Adopting modern worship styles: what you haven’t considered

By Jeff Barnett

It’s nearly the end of 2018. It’s going on two decades since the modern worship band movement began sweeping through the church.

In fact, to most Millennials, it’s not “modern” worship; it’s simply worship. As they take the mantle of leadership, more and more congregations are adopting this musical format.

Here are some things to consider when making the transition.

Worship space adjustments

If your worship center was built before 2000, it’s probably a reverberant space meant to beautify the natural sound of acoustic instruments and voices. Today’s modern worship band instruments work best in rooms that are mostly “dry,” allowing the sound engineer to match the level and depth of reverb time to the space and style of music.

From acoustic panel treatments to “silent stage” techniques, it’s possible to manage the sound of the room to fit your church’s musical style.

Regardless of worship style, it’s critical that sound levels are as even as possible across every seat in the room, and encourage congregational singing. If volume levels are too low, people can become self-conscious and avoid singing out. If they’re too high, it can turn into a distraction and negate the point of gathering for worship.

You also need to take space into account. It might be surprising how much space modern instruments and gear take up on the platform. You might need considerable space for a drum kit and a shield or a cage to manage the sound. Today’s keyboard setups often include laptops and other outboard hardware to manage playback of tracks and other functions. Most guitarists need enough space for their pedalboards and amps.

Adjustments to gear

Changes to the sound system are also likely needed. How will you pick up the sound of the additional instruments and connect them to the sound system? Do you need additional microphones or direct boxes? What about wireless systems for freedom of movement?

Next is the mixer. You must have enough channels on the mixer to manage all the instruments on stage, including vocalists. A typical modern worship band setup requires up to 32 channels (more for complex setups). Does your mixer have enough aux sends so each musician can have a monitor mix that lets him or her hear what they need to hear?

New styles of music might require new types of processing — such as reverb, delay and compression. So, a mixer upgrade might be in order.

Consider the system’s volume requirements — do you have enough speakers and amps to power them? Do you have sufficient AC power to supply those amps? A “speech reinforcement” PA system isn’t up to the task of reproducing full-range music.

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Consider “stage” volume, too. As the worship band starts to look more like a modern rock band, the volume is likely to creep up. In-ear monitors, guitar amp emulators, and even locating amps off stage can help dramatically.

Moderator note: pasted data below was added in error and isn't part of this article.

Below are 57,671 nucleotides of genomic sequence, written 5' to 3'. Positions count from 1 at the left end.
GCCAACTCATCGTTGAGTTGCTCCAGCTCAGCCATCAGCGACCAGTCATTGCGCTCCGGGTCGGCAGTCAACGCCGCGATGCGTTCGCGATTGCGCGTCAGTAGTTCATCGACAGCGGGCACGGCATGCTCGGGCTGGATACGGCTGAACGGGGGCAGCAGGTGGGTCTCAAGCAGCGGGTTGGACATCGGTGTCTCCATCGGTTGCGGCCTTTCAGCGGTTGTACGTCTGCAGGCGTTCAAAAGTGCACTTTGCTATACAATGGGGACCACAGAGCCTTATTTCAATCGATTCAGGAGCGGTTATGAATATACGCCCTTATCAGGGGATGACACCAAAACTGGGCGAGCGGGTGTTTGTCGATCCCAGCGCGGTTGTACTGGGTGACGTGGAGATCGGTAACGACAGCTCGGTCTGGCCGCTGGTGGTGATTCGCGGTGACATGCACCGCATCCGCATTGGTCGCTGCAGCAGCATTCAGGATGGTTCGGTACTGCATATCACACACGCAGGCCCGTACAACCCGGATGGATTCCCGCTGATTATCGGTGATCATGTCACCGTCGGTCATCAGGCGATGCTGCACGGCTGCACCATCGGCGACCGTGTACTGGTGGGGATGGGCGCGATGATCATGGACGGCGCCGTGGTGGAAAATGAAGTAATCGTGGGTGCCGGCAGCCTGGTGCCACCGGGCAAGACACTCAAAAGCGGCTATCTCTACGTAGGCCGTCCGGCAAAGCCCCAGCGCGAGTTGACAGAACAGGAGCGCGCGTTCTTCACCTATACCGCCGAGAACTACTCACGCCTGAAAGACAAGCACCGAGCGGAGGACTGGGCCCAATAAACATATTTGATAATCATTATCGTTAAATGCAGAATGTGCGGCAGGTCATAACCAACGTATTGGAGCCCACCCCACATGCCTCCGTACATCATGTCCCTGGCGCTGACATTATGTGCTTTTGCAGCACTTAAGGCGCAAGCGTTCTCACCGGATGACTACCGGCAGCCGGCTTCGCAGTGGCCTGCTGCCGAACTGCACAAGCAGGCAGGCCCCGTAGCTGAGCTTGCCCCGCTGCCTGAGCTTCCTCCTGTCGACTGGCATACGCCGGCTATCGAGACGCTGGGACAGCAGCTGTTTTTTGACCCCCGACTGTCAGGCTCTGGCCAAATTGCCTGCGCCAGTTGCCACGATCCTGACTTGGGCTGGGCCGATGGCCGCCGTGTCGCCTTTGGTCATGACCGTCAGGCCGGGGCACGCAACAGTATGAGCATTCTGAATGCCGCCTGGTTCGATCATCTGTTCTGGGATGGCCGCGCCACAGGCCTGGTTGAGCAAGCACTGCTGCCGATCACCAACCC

Let’s talk drums. If you’re using acoustic drums (preferred by most drummers), they’re likely the loudest instrument on stage. If your drummer can’t play to the room, this can create volume problems for the congregation. Also, stage microphones will pick up the sound of the drums, making it difficult to turn up other instrument and vocal mics.

Electronic drums are one solution, but there are also solutions for acoustic drum kits. Drum lessons, lighter sticks, or “stick alternatives” can help.

Adjustments to the team

Like all artistic pursuits, mixing a band requires practice. Rehearsal time will be critical.

Many musicians aren’t proficient in the art of being in a band — listening to other musicians, following each other, or treating one another with grace. Avoiding a “platform full of soloists” requires thoughtful planning, good musical leadership, discipleship, and lots of rehearsal.

Line check versus sound check — there’s a difference! A line check is a simple test to make sure each microphone or instrument on the platform is plugged in, working, and passing good signal. It can be done with or without the musicians present. This is the tech team’s chance to make sure everything is plugged in, un-muted, and free of noise.

A sound check, on the other hand, requires the band to be present, and it’s the tech team’s opportunity to begin to set levels and dial in the audio mix. It’s the musicians’ opportunity to check and tweak their monitor mixes.

It’s critical to allow an adequate amount of time for both checks before the start of the service.

By now, the requirements of modern musical worship can feel overwhelming, but our specialized team of Sweetwater Sales Engineers is here to help. Many of us are worship leaders, musicians and techs in our own churches, and we understand the complexities of adopting a new musical style.


Jeff Barnett is the Director of House of Worship Sales at Sweetwater. Barnett is an instructor in Sweetwater’s Academy of Music and Technology, teaching live sound techniques. His background includes live sound engineering, recording engineering, system design, and installation. He is also a performing musician, singing in a vocal jazz group. Over the course of his career, Barnett has helped equip thousands of churches and musicians for their ministry.

Call your Sweetwater Sales Engineer at (800) 222-4700 to start the conversation, or go to Sweetwater.com/worship for helpful articles, how-to’s and interviews with leaders from the worship community!

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